I don't know what it is about them, but I really love frogs. They also represent metamorphoses and change, developing from egg to tadpole to adult frog, and like other amphibians, are denizens of both the water and the land.

Rats, intelligent and communal mammals--not unlike humans--can be a pestilence, living in filthy conditions and transmitting disease. Yet they can also be adorable pets to humans. It reminds me of when I was an undergraduate in college (too many years ago) and had a job cleaning rat cages for the graduate students in psychology who were studying operant conditioning: the rats that were treated well by the human experimenters were docile, friendly, and easy to work with, in contrast to the rats that were disliked or even feared by their experimenters and were hostile biters. The rats' behavior--again not unlike humans--was definitely reflective of how they were viewed and treated.

I found this rat image to be quite ironic --this cute, domesticated and photogenic rat was being used in an advertisement for pest control services.
Hummingbird was the first animal image that I enhanced with acrylic dots. Hummingbird is another animal totem of mine, one symbolizing tenacity, endurance, pursuing our dreams, and finding love and joy in the simple things in life.

The last animal image that I worked on was kangaroo. It wasn't until I finished putting the dots and lines of acrylic on this image that I was reminded of the aboriginal art of the Australian continent where this animal lives: "Aboriginal peoples have used dots in art and other forms of expression for a very long time. Dots can be seen in symbolic patterns carved on artifacts and ancient rock galleries. They were used in sand paintings and in body painting for ceremonies". Dots can also be used to obscure sacred spiritual meaning in Aboriginal art that is not meant for the uninitiated observer.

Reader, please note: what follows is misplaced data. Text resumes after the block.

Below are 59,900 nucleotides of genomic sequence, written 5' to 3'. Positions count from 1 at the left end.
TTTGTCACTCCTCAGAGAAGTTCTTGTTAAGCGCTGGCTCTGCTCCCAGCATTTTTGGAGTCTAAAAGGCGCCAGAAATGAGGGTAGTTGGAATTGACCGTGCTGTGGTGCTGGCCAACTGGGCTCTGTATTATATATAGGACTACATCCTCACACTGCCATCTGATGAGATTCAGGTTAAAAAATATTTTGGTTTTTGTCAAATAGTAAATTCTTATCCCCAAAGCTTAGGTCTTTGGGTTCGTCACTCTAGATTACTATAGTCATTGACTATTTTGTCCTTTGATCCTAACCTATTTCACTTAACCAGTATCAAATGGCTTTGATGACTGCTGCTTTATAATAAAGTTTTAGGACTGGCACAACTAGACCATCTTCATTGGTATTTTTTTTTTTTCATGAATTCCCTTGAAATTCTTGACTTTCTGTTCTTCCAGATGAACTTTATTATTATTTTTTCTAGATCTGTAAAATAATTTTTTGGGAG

I have a longing to visit this land of ancient spiritual beliefs. Science has recently proven that the Aboriginal peoples have had a civilization on Australia for almost 60,000 years.

"Eco Art by mayah" utilizes recycled and earth-friendlier materials whenever possible.


Non-VOC acrylic glaze: AFM Safecoat AcriGlaze

Rhimax paper: 100% post consumer recycled paper product:

Marine Life/Ocean Facts:

What is Operant Conditioning:

Dots in Aboriginal Art:

Earth's Oldest Civilization is the Aboriginal Australians:


Eco Art Just for Fun:

Doodle Art: "Leaves and Fire"

Eco Art: Odds and Ends

Bubble Wrap Creations:

Flower Placards:

Paint Palette Creations:

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Comments (25 of 115):
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Re: Art: Wounds of… kermi… 6 mon
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Re: Brain Teaser S… Mayah 29 mon
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Re: Spirit/Ancesto… Mayah 30 mon
Re: Spirit/Ancesto… tfola 32 mon
Re: Eco Art: Alter… Mayah 5 y